Shooting caught on tape in Pakistan sparks probe
KARACHI, Pakistan (AP) — Pakistani authorities are investigating a video that appeared to show paramilitary forces shooting to death an unarmed teenager in the southern port city of Karachi, officials said Thursday as hundreds of angry mourners attended his funeral.
Video aired repeatedly on TV and a version posted online showed the bleeding teen begging for help. It sparked another controversy for the Pakistani military, which is still reeling from criticism following the U.S. raid that killed Osama bin Laden last month.
Pakistani security forces are often accused of using excessive force and abusing ordinary citizens.
A spokesman for the paramilitary Rangers said its forces detained of 18-year-old Afsar Shah because he was attempting to rob people in a park in Karachi on Wednesday. He said a gun was recovered from Shah and he was shot because he was reaching for a Ranger's rifle. He spoke on condition of anonymity in line with department policy.
Interior Minister Rehman Malik said Shah pulled the gun on two women before a security guard nabbed him and handed him to the Rangers. He said two Rangers have been detained and an inquiry has been ordered into the shooting.
Video of the incident aired by local Awaz TV and obtained by The Associated Press seemed to contradict the allegation that Shah posed a threat to the Rangers.
It showed a man in civilian clothes wrestling what appeared to be a gun out of Shah's hand and kicking him toward a group of Rangers. Shah said it was just a toy gun as he pleaded with a Ranger who pointed his rifle at his neck.
"I am helpless," he said to the Rangers.
The men surrounded Shah and pointed their guns at him. He moved toward one Ranger with his arms outstretched, saying "No, no, don't kill me brother." He was pushed back and shot twice in the hand and leg.
Shah fell to the ground screaming and begged the Rangers to take him to a hospital, a longer version of the video posted on YouTube showed. They stood by as he writhed in an expanding pool of his own blood.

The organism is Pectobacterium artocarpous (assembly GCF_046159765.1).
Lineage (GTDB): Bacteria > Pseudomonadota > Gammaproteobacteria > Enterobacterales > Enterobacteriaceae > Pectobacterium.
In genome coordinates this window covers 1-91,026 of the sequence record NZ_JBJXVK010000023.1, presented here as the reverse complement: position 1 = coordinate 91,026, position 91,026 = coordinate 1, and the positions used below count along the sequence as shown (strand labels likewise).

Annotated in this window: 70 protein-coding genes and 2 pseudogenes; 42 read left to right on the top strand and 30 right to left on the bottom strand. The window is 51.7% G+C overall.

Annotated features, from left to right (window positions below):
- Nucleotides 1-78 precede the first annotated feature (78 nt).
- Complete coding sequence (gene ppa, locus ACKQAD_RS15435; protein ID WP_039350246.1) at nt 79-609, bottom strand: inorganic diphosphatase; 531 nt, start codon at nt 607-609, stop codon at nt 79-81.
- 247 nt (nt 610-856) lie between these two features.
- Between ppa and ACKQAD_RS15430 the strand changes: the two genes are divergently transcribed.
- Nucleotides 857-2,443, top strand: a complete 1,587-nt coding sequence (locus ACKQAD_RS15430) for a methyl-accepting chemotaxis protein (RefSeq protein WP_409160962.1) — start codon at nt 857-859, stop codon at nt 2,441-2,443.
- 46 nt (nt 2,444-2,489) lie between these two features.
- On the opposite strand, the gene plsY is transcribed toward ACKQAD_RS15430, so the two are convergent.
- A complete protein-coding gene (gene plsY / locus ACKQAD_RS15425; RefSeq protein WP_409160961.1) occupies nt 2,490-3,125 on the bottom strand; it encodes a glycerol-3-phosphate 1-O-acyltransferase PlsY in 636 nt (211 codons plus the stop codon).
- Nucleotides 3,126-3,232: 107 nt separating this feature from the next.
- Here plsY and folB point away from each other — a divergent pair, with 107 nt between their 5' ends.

Shah was eventually taken to a local hospital but died shortly thereafter from "profuse bleeding," said Seemi Jamali, director at the Jinnah Post Graduate Medical College.
Hundreds of people showed up at Shah's funeral Thursday and denounced the Rangers. Some shouted "Rangers, murderers!" and others carried signs that said "Down with the Karachi Rangers."
A TV channel showed a woman identified as Shah's sister who shouted, "We need our brother or we need justice!"
Malik, the interior minister, said that although Shah was "a criminal," the government would "investigate whatever illegal act was committed against him."
Shah's brother, Salik, a local crime reporter, denied Afsar Shah was a robber and accused the Rangers of shooting an innocent person.
"It seems to be a case of routine high-handedness of the Rangers," Salik Shah said. "They misuse their powers by shooting on sight."
Last month, security forces shot and killed a family of five Chechens — a husband, his pregnant wife and their three children — at a checkpoint near the southwestern city of Quetta. Officials initially claimed the five were suicide bombers, but they turned out to be unarmed and video of the shooting further undercut the government's claim. The government has since launched an inquiry into the shootings.
The military is trying to restore its image after the American raid that killed bin Laden in Abbottabad, an army town only about 35 miles (56 kilometers) from the Pakistani capital, Islamabad. Critics have blamed the military for failing to stop the raid and for not knowing that bin Laden was hiding in their midst.